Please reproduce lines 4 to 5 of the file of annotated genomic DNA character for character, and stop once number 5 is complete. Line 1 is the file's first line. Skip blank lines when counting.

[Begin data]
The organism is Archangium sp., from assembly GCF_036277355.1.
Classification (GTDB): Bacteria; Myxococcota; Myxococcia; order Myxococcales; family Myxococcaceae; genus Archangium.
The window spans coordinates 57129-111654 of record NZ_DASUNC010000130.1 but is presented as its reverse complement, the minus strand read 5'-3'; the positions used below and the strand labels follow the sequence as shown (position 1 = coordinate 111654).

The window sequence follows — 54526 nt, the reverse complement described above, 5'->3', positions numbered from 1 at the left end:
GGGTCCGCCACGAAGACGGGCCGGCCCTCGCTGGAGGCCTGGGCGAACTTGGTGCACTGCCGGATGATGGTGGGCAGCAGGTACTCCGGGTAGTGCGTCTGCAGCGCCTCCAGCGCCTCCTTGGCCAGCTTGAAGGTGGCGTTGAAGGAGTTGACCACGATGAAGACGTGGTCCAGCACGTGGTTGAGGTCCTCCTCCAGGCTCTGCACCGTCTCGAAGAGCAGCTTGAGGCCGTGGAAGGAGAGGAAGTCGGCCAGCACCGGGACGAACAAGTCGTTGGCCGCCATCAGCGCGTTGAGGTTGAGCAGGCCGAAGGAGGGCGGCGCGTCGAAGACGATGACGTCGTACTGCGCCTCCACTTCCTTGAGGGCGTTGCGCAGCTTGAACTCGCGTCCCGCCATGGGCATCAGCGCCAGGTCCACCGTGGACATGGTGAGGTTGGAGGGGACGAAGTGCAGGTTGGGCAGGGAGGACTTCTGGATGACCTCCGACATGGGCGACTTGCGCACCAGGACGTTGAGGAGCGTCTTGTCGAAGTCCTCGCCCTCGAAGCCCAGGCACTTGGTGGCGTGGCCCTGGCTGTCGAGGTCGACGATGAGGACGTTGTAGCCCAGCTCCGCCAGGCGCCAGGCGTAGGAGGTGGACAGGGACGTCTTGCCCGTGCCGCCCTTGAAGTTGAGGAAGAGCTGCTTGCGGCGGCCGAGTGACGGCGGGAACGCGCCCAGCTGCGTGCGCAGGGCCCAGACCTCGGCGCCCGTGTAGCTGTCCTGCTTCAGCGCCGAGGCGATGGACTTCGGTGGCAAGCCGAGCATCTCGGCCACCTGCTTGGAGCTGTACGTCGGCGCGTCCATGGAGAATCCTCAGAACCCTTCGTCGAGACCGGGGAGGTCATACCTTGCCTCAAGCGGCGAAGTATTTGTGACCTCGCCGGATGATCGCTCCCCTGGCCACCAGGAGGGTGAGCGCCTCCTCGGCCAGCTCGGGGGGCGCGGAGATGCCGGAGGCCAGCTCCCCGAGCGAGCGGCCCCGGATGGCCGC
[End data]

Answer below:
The window sequence follows — 54526 nt, the reverse complement described above, 5'->3', positions numbered from 1 at the left end:
GGGTCCGCCACGAAGACGGGCCGGCCCTCGCTGGAGGCCTGGGCGAACTTGGTGCACTGCCGGATGATGGTGGGCAGCAGGTACTCCGGGTAGTGCGTCTGCAGCGCCTCCAGCGCCTCCTTGGCCAGCTTGAAGGTGGCGTTGAAGGAGTTGACCACGATGAAGACGTGGTCCAGCACGTGGTTGAGGTCCTCCTCCAGGCTCTGCACCGTCTCGAAGAGCAGCTTGAGGCCGTGGAAGGAGAGGAAGTCGGCCAGCACCGGGACGAACAAGTCGTTGGCCGCCATCAGCGCGTTGAGGTTGAGCAGGCCGAAGGAGGGCGGCGCGTCGAAGACGATGACGTCGTACTGCGCCTCCACTTCCTTGAGGGCGTTGCGCAGCTTGAACTCGCGTCCCGCCATGGGCATCAGCGCCAGGTCCACCGTGGACATGGTGAGGTTGGAGGGGACGAAGTGCAGGTTGGGCAGGGAGGACTTCTGGATGACCTCCGACATGGGCGACTTGCGCACCAGGACGTTGAGGAGCGTCTTGTCGAAGTCCTCGCCCTCGAAGCCCAGGCACTTGGTGGCGTGGCCCTGGCTGTCGAGGTCGACGATGAGGACGTTGTAGCCCAGCTCCGCCAGGCGCCAGGCGTAGGAGGTGGACAGGGACGTCTTGCCCGTGCCGCCCTTGAAGTTGAGGAAGAGCTGCTTGCGGCGGCCGAGTGACGGCGGGAACGCGCCCAGCTGCGTGCGCAGGGCCCAGACCTCGGCGCCCGTGTAGCTGTCCTGCTTCAGCGCCGAGGCGATGGACTTCGGTGGCAAGCCGAGCATCTCGGCCACCTGCTTGGAGCTGTACGTCGGCGCGTCCATGGAGAATCCTCAGAACCCTTCGTCGAGACCGGGGAGGTCATACCTTGCCTCAAGCGGCGAAGTATTTGTGACCTCGCCGGATGATCGCTCCCCTGGCCACCAGGAGGGTGAGCGCCTCCTCGGCCAGCTCGGGGGGCGCGGAGATGCCGGAGGCCAGCTCCCCGAGCGAGCGGCCCCGGATGGCCGC